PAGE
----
Psychological distress among medically complex veterans with a recent emergency department visit.

Journal Article (Journal Article)

Medical complexity and psychological distress are associated with frequent emergency department (ED) use. Despite this known association, our understanding is limited about which patients are at risk for persistent psychological distress and what patterns of distress emerge over time. A secondary data analysis was used to examine self-reported psychological distress (defined as ≥14 unhealthy days due to poor mental health in the past month) at 30 and 180 days following enrollment in a randomized control trial of 513 medically complex Veterans after a nonpsychiatric ED visit. We used a multivariable ordered logistic regression model to examine the association of a priori factors [baseline psychological distress, age, race, income, health literacy, deficits in activities of daily living (ADL), and deficits in instrumental activities of daily living] with three psychological distress classifications (no/low, intermittent, and persistent). Among 513 Veterans, 40% reported at baseline that they had experienced high psychological distress in the previous month. Older age was associated with lower odds of high psychological distress (OR = 0.95; 95% CI: 0.94-0.97). Baseline factors associated with significantly higher odds of persistent psychological distress at 30 and 180 days assessments, included having the inadequate income (OR = 1.61; 95% CI: 1.02-2.55), having low health literacy (OR = 1.63; 95% CI: 1.01-2.62), and reporting at least one ADL deficit (OR = 1.94; 95% CI: 1.13-3.33). Psychological distress at follow-up was common among medically complex Veterans with a recent ED visit. Future research should explore interventions that integrate distress information into treatment plans and/or link to mental health referral services. (PsycInfo Database Record (c) 2021 APA, all rights reserved).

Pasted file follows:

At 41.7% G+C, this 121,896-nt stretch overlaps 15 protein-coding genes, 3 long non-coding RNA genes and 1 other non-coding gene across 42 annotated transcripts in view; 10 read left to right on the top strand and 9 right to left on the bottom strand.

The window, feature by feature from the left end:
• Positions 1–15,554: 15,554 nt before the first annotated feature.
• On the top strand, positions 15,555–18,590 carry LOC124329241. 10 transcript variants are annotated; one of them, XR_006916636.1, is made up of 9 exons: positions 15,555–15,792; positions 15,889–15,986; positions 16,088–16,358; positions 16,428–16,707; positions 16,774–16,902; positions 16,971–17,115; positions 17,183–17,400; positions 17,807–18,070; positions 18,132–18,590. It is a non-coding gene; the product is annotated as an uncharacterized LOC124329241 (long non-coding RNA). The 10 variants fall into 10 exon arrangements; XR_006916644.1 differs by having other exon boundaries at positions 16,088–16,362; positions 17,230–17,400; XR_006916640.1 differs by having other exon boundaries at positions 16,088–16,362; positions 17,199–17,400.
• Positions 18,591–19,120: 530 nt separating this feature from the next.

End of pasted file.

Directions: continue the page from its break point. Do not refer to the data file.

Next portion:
Full Text

Duke Authors

Cited Authors

  • Ramos, K; Shepherd-Banigan, ME; Stechuchak, KM; Coffman, C; Oddone, EZ; Van Houtven, C; Hendrix, CC; Mahanna, EP; Hastings, SN

Published Date

  • April 1, 2021

Published In

PubMed ID

  • 33793285

Electronic International Standard Serial Number (EISSN)

  • 1939-148X

Digital Object Identifier (DOI)

  • 10.1037/ser0000437

Language

  • eng

Conference Location

  • United States